"So when do you want to die?"
That was the attention-grabbing intro Shafter High School sophomore Bella Corona suggested for a story highlighting the dangers of smoking. Corona was one of about 80 students who attended a mock news conference Wednesday at the Kern County Superintendent of Schools office.
The event was held in advance of the American Cancer Society's Great American Smokeout, which takes place on the third Thursday in November, and was crafted to dissuade teens from tobacco use while encouraging the pupils to spread the anti-tobacco message.
The gathering also gave students a chance to exercise their journalism chops by writing an article about the faux media event.
Wednesday's event marked a resurrection of a program that was born in 1999 but died off after 2009 due to a lack of funding, according to Kevin Keyes, KCSOS school prevention specialist for tobacco use prevention education.
But this year, KCSOS received a grant from the California Department of Education for nearly $1.2 million over three years for tobacco-use prevention education. Thanks to the grant and other partners, including the American Cancer Society, the Kern County Public Health Department and the American Lung Association, the program was revived.
Keyes said youth can be a strong voice in the fight against tobacco.
"The power of young people in getting adults to change behavior really should be acknowledged," Keyes said. "The reason I quit chewing tobacco was because of my children and I wanted to be around to see their children."
At the mock news conference, speakers offered the students reporting tips before a panel of health advocates and the main speaker addressed the crowd. Irma Cervantes, an award-winning reporter for KABE Univision 39, encouraged the students to do their research, find out the facts and write down questions ahead of time when they approach a story.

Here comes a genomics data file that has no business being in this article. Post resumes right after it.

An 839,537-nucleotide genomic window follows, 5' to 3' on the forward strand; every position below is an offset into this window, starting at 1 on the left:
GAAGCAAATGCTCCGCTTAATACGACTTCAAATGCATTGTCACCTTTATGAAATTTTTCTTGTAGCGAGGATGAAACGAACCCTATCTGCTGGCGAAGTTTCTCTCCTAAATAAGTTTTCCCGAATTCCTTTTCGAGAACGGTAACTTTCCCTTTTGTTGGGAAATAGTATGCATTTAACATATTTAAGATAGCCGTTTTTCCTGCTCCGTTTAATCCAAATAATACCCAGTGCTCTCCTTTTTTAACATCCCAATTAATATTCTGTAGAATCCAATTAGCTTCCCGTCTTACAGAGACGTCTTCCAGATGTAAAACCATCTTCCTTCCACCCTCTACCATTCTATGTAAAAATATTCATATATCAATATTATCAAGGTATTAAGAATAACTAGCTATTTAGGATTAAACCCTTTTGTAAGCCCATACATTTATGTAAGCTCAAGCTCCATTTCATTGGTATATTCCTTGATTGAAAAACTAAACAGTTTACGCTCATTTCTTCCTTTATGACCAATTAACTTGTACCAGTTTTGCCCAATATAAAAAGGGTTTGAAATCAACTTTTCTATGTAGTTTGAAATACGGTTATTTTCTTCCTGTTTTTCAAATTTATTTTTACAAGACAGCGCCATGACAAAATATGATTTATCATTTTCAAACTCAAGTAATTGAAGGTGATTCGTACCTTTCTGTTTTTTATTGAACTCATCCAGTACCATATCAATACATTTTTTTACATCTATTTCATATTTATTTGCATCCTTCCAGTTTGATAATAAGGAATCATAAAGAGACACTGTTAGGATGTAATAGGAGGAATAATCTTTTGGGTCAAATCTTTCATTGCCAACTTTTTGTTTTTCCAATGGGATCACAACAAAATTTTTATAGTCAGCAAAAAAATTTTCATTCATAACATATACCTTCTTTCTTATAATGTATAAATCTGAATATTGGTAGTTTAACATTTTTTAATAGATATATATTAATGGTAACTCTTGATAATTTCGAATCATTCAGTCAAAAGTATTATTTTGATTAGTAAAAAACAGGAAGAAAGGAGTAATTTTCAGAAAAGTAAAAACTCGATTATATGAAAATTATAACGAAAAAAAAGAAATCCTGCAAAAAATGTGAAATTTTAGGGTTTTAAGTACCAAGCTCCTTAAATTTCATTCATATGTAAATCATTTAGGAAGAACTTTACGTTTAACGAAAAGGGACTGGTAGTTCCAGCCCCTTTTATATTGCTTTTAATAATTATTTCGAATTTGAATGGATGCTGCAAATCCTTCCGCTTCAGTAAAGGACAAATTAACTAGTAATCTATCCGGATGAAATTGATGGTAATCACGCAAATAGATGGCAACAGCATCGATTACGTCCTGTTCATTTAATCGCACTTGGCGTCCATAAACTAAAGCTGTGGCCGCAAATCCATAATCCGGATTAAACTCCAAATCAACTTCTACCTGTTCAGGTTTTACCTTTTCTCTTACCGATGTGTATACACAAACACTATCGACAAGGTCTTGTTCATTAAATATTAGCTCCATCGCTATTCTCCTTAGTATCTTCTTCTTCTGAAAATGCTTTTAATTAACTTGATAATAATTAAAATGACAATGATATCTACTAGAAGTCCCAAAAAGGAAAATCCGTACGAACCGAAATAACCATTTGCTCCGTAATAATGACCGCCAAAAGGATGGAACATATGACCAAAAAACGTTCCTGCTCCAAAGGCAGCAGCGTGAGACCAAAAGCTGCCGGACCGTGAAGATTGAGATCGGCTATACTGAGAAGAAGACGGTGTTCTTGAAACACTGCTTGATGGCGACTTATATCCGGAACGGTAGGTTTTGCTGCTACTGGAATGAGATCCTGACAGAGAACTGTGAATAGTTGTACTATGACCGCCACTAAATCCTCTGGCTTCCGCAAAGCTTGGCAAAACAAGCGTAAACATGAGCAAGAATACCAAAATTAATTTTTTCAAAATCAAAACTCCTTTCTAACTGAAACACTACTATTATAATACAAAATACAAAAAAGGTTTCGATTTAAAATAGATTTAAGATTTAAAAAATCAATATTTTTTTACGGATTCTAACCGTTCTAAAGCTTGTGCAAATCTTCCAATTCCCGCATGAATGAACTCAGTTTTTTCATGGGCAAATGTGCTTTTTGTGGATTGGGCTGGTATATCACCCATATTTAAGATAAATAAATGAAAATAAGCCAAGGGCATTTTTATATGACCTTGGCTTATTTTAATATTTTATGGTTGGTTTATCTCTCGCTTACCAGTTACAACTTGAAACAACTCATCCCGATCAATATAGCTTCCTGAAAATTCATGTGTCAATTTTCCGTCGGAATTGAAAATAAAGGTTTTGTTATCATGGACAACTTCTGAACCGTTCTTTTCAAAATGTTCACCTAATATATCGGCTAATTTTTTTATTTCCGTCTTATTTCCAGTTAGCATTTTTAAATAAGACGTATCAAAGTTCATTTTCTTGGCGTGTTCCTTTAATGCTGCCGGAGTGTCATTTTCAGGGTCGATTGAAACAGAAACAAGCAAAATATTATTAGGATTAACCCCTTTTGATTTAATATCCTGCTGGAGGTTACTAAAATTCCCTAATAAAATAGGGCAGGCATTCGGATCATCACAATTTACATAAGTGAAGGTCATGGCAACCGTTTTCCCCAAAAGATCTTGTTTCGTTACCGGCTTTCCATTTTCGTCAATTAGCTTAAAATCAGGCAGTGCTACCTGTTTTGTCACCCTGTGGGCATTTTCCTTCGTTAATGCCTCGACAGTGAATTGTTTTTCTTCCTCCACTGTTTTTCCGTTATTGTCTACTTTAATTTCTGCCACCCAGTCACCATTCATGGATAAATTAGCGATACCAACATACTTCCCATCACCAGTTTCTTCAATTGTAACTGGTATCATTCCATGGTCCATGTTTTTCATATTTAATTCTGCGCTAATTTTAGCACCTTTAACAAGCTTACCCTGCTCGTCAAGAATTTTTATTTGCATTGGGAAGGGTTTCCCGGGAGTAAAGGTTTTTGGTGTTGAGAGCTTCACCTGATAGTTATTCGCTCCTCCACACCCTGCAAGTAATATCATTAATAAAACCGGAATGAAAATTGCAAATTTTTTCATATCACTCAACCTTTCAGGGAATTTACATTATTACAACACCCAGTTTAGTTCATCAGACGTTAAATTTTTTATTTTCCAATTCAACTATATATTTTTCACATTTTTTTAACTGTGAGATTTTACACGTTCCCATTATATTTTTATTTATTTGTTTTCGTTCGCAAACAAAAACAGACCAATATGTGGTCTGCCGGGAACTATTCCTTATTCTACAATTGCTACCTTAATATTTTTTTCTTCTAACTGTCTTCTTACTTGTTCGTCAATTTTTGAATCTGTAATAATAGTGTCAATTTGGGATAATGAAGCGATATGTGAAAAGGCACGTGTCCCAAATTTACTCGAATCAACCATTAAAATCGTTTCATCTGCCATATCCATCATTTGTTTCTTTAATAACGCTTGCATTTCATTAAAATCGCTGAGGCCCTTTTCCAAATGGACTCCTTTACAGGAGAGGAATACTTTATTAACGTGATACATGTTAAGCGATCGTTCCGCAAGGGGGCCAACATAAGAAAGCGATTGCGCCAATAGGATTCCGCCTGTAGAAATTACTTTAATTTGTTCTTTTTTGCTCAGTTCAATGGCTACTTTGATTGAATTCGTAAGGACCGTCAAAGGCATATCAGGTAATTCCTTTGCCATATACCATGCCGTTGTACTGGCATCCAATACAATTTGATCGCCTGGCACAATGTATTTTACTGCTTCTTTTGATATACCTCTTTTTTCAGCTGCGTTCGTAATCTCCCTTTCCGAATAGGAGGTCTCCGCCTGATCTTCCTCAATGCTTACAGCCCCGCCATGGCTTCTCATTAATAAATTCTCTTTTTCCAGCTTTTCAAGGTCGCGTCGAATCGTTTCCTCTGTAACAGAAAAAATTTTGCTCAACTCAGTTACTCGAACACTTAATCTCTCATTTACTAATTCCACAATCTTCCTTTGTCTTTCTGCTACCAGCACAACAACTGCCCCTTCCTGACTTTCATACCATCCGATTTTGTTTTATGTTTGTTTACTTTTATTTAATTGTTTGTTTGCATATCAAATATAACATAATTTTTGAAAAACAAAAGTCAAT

She challenged them to come up with an exciting lead-in to cement readers' attention to their article. That's when Corona piped up with her suggestion, much to Cervantes' delight.
"That's award-winning right there," the journalist said, pointing to Corona.
The 15-year-old said the one-liner dawned on her when she mulled over what would make people want to start reading a piece about smoking.
"It's really helpful. I'm really learning a lot," Corona said. "(I'm) learning how to start interviewing and how to ask the questions."
A spectrum of speakers offered the students their viewpoints on tobacco use. Kern Housing Authority Executive Director Stephen Pelz gave the students a rundown on the housing authority's decision to ban smoking in its properties this year. Other speakers shared their own stories of losing family members tobacco-related illnesses.
Stephen Campbell, an 18-year-old Independence High School senior, attended with his school's Black Student Union, hoping to learn more about the effects of the drugs and was enjoying everything so far about an hour into the five-hour event. He didn't have any quick quibs to start his article with yet, but he thought that might change.
"Hopefully when I start (writing) it will come to me," he said.
A committee will comb through the students' submissions and choose an article that will be featured in the February issue of B Well Magazine, which is published by The Californian.